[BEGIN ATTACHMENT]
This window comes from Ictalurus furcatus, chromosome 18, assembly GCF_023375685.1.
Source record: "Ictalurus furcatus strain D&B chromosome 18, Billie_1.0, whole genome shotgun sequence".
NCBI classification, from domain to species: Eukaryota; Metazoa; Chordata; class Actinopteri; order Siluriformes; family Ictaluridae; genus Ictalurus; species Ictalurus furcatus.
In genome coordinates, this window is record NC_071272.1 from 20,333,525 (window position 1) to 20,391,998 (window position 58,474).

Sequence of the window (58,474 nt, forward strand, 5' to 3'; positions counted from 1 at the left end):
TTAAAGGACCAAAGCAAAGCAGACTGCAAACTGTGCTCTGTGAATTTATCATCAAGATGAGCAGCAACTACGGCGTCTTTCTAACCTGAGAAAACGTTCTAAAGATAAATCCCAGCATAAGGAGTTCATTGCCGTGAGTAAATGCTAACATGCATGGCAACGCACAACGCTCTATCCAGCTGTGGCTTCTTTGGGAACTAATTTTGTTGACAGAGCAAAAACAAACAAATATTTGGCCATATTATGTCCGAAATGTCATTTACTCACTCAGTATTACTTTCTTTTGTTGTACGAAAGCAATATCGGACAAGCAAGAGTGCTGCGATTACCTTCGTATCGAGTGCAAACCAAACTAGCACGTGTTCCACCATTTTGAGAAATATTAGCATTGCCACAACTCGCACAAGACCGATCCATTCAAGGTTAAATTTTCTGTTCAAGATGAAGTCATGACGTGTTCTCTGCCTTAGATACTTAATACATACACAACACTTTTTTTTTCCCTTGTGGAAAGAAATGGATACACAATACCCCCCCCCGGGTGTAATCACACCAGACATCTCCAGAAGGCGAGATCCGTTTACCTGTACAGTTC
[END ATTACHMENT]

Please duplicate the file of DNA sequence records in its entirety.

This window comes from Ictalurus furcatus, chromosome 18, assembly GCF_023375685.1.
Source record: "Ictalurus furcatus strain D&B chromosome 18, Billie_1.0, whole genome shotgun sequence".
NCBI classification, from domain to species: Eukaryota; Metazoa; Chordata; class Actinopteri; order Siluriformes; family Ictaluridae; genus Ictalurus; species Ictalurus furcatus.
In genome coordinates, this window is record NC_071272.1 from 20,333,525 (window position 1) to 20,391,998 (window position 58,474).

Sequence of the window (58,474 nt, forward strand, 5' to 3'; positions counted from 1 at the left end):
TTAAAGGACCAAAGCAAAGCAGACTGCAAACTGTGCTCTGTGAATTTATCATCAAGATGAGCAGCAACTACGGCGTCTTTCTAACCTGAGAAAACGTTCTAAAGATAAATCCCAGCATAAGGAGTTCATTGCCGTGAGTAAATGCTAACATGCATGGCAACGCACAACGCTCTATCCAGCTGTGGCTTCTTTGGGAACTAATTTTGTTGACAGAGCAAAAACAAACAAATATTTGGCCATATTATGTCCGAAATGTCATTTACTCACTCAGTATTACTTTCTTTTGTTGTACGAAAGCAATATCGGACAAGCAAGAGTGCTGCGATTACCTTCGTATCGAGTGCAAACCAAACTAGCACGTGTTCCACCATTTTGAGAAATATTAGCATTGCCACAACTCGCACAAGACCGATCCATTCAAGGTTAAATTTTCTGTTCAAGATGAAGTCATGACGTGTTCTCTGCCTTAGATACTTAATACATACACAACACTTTTTTTTTCCCTTGTGGAAAGAAATGGATACACAATACCCCCCCCCGGGTGTAATCACACCAGACATCTCCAGAAGGCGAGATCCGTTTACCTGTACAGTTC